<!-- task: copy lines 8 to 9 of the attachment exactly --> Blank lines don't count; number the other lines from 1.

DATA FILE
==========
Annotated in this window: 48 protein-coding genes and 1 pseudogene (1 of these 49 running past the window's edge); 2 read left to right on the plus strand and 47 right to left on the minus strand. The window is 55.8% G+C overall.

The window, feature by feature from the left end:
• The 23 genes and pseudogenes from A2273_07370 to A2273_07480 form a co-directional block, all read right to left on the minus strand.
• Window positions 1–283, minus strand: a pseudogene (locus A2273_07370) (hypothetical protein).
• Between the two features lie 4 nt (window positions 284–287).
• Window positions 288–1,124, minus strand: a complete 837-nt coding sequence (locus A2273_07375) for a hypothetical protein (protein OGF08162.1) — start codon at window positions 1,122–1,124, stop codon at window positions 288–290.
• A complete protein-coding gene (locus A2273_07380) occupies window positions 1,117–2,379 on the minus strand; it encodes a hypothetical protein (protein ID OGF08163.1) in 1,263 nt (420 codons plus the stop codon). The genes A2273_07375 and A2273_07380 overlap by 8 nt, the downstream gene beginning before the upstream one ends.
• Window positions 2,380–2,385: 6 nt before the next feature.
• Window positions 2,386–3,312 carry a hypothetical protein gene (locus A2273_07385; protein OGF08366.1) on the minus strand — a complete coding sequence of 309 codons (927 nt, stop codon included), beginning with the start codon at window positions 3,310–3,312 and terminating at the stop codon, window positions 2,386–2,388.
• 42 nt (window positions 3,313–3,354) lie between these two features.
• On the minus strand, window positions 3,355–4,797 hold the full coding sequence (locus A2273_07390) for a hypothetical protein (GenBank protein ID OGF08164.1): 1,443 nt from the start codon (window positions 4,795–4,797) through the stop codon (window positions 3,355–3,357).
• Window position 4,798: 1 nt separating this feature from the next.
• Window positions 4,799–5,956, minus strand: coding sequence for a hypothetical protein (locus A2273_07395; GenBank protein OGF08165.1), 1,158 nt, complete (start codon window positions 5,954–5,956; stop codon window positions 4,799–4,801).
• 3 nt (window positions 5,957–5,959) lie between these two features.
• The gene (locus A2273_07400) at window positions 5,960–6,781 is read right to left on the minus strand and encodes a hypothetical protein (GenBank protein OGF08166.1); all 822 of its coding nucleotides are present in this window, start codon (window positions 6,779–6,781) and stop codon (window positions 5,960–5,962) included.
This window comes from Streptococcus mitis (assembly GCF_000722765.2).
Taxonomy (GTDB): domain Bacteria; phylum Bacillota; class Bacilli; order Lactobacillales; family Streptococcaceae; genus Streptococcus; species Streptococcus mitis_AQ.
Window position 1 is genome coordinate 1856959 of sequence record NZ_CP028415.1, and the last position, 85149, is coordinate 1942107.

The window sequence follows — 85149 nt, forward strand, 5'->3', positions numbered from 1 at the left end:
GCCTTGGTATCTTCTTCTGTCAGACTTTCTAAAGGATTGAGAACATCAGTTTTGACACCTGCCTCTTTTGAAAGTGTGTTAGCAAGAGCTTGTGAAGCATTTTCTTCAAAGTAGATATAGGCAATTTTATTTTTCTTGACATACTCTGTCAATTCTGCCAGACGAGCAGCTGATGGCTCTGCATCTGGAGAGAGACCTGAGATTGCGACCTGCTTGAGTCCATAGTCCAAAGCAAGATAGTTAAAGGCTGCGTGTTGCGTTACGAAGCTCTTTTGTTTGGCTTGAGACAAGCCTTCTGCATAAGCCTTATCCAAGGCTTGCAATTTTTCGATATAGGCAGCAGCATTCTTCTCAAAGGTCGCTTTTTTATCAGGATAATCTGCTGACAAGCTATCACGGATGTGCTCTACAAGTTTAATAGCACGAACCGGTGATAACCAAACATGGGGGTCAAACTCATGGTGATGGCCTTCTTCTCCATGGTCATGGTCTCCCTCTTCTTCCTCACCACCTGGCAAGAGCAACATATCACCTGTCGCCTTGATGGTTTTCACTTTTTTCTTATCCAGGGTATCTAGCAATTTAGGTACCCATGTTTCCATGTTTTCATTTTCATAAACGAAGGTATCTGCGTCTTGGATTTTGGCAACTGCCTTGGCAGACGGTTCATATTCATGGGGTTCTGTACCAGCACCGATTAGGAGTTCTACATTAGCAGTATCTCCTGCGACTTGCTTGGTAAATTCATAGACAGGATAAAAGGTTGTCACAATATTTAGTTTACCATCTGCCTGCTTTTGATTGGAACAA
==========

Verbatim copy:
• Window positions 2,380–2,385: 6 nt before the next feature.
• Window positions 2,386–3,312 carry a hypothetical protein gene (locus A2273_07385; protein OGF08366.1) on the minus strand — a complete coding sequence of 309 codons (927 nt, stop codon included), beginning with the start codon at window positions 3,310–3,312 and terminating at the stop codon, window positions 2,386–2,388.